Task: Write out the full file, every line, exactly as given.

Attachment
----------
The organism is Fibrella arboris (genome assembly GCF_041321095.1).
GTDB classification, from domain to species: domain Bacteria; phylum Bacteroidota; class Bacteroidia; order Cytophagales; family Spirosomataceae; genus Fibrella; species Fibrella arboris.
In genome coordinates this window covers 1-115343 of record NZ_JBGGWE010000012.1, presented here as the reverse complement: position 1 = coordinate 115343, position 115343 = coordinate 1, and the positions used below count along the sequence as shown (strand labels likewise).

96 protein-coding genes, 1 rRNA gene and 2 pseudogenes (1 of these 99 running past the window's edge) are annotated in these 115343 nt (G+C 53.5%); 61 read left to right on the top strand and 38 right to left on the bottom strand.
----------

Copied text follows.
The organism is Fibrella arboris (genome assembly GCF_041321095.1).
GTDB classification, from domain to species: domain Bacteria; phylum Bacteroidota; class Bacteroidia; order Cytophagales; family Spirosomataceae; genus Fibrella; species Fibrella arboris.
In genome coordinates this window covers 1-115343 of record NZ_JBGGWE010000012.1, presented here as the reverse complement: position 1 = coordinate 115343, position 115343 = coordinate 1, and the positions used below count along the sequence as shown (strand labels likewise).

96 protein-coding genes, 1 rRNA gene and 2 pseudogenes (1 of these 99 running past the window's edge) are annotated in these 115343 nt (G+C 53.5%); 61 read left to right on the top strand and 38 right to left on the bottom strand.